The impact of ECE goes beyond the individual’s educational attainment and lifetime earnings to have wide-reaching community benefits such as economic growth and reduced crime and utilization of social services. A report published in 2017 by the Brookings Institution summarizing the existing scientific knowledge on the impact of pre-K found that all children benefit from high-quality pre-K education, but the impact is most pronounced for children from low-income backgrounds. Analysis informing the design of the Pre-K Cooperative found, however, that only 40 percent of all three- and four-year-olds in St. Louis City have access to free pre-K seats. Current free pre-K seats are not all means-tested and are not evenly distributed by geography, making pre-K often difficult to access for low-income families. The most significant gaps exist in Benton Park/Tower Grove East, Carondelet, Dutchtown, Fox Park, Lemay, North 70 Corridor, Penrose, and Southampton.  Access to high-quality ECE programs will be especially strained – and central to economic recovery – in the wake of the COVID-19 pandemic, as public health requirements reduce capacity, and many programs find themselves on the brink of financial collapse.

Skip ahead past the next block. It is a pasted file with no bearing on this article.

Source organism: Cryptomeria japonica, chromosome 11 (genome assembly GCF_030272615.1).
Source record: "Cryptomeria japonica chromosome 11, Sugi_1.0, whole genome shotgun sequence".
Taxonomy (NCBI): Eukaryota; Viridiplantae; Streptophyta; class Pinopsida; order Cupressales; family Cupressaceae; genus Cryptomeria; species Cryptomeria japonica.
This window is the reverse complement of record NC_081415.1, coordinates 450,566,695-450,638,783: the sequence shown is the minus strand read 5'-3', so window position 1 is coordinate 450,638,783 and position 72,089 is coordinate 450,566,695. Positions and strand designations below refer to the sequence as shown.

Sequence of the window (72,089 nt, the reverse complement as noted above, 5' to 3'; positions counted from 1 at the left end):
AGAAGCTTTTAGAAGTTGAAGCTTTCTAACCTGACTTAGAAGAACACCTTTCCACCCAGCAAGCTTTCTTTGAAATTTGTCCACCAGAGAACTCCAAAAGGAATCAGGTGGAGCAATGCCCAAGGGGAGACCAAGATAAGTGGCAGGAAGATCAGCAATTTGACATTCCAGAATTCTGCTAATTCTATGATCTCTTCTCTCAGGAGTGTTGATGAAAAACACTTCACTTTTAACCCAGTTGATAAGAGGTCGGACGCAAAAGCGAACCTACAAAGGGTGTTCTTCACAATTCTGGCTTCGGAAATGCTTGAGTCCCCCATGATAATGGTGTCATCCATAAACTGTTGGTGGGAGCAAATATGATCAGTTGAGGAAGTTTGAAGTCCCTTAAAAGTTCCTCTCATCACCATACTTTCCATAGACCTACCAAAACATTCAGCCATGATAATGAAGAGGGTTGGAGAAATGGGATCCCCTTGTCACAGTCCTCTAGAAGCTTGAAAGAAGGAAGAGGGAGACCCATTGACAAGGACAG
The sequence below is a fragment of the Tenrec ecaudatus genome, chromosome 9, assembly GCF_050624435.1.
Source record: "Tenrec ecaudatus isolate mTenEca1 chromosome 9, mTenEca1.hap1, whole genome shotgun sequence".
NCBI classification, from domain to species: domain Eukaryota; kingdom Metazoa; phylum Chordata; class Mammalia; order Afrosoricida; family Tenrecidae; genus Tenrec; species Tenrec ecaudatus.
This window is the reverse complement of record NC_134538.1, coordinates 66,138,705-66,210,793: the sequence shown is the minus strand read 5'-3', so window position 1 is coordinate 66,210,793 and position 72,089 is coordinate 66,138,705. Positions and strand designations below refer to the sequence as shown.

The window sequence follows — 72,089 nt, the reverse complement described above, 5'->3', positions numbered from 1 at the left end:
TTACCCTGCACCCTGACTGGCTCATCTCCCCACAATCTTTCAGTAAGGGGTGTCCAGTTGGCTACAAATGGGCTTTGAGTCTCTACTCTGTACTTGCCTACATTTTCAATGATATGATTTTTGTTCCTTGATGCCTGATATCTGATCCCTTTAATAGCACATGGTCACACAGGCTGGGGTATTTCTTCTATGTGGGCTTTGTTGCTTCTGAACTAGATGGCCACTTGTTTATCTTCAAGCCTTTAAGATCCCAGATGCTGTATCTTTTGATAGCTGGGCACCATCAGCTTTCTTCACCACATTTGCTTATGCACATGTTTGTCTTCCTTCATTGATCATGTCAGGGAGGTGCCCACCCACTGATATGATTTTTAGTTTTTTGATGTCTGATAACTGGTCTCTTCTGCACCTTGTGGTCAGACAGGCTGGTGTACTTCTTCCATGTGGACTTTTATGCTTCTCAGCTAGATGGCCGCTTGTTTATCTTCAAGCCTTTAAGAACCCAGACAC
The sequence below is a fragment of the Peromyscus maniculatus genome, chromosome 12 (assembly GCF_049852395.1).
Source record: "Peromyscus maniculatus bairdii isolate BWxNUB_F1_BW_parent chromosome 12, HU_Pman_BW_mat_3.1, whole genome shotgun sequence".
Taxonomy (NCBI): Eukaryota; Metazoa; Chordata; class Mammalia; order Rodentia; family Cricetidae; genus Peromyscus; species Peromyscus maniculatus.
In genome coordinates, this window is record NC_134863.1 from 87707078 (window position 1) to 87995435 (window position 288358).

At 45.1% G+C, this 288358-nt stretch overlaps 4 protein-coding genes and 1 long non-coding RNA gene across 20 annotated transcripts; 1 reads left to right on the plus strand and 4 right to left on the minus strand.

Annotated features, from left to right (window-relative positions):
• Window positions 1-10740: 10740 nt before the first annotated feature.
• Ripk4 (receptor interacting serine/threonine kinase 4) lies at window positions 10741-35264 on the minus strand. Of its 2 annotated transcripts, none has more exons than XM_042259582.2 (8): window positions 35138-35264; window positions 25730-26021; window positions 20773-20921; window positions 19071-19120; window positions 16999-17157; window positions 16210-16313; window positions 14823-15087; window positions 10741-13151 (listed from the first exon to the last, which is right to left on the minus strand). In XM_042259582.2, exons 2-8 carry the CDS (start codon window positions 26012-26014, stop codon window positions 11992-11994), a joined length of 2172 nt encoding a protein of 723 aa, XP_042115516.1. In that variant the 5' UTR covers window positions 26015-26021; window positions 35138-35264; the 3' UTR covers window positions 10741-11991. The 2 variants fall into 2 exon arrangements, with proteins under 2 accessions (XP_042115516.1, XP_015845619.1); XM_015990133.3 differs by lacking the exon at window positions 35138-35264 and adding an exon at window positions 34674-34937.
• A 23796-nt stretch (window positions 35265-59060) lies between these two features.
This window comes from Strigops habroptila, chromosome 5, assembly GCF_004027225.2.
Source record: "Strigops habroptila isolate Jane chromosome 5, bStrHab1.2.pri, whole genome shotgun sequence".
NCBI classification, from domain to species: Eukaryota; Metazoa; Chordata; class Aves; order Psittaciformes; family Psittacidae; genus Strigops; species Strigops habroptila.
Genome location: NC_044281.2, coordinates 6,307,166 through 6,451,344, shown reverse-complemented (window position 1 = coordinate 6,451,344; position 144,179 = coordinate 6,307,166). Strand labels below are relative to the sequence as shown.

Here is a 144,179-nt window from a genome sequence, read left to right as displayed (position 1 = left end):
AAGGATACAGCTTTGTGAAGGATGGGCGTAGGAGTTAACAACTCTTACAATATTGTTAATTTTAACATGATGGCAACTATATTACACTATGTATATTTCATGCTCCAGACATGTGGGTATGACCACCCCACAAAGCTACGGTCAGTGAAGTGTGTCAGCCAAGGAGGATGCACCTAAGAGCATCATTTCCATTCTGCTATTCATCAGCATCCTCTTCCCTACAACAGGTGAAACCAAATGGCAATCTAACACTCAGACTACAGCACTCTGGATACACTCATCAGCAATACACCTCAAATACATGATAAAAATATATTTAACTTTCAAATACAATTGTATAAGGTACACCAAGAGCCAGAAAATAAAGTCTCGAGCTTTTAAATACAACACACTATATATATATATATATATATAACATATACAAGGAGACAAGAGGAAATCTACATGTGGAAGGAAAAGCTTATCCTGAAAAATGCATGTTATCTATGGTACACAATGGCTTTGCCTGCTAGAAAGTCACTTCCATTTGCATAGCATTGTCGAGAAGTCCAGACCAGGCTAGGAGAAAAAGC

Per the 2014 passage of HB 1689, every school district in Missouri is eligible to receive funding as part of the state school funding formula for a number of pre-K students equal to four percent of their total enrollment of students eligible for free- and reduced-price lunch. This year, however, some $2.3 million was left on the table by eligible local education agencies in St. Louis City that did not access this funding. In accordance with state legislation, all of the children enrolled in the Cooperative are eligible for free- and reduced-price lunch.  As recipients of state pre-K funding, each Cooperative classroom will earn Missouri accreditation – a mark of program quality – and be led by a certified teacher.

Rochelle Bea

Beginning Futures Learning Center Founder and Director

The founding members of the Cooperative aim to raise the bar on Kindergarten readiness. Our shared commitment to high expectations and rigorous evaluation set the stage for student growth and development.

The Opportunity Trust invests in educators and school systems eager to build the capacity required to make significant and measurable change.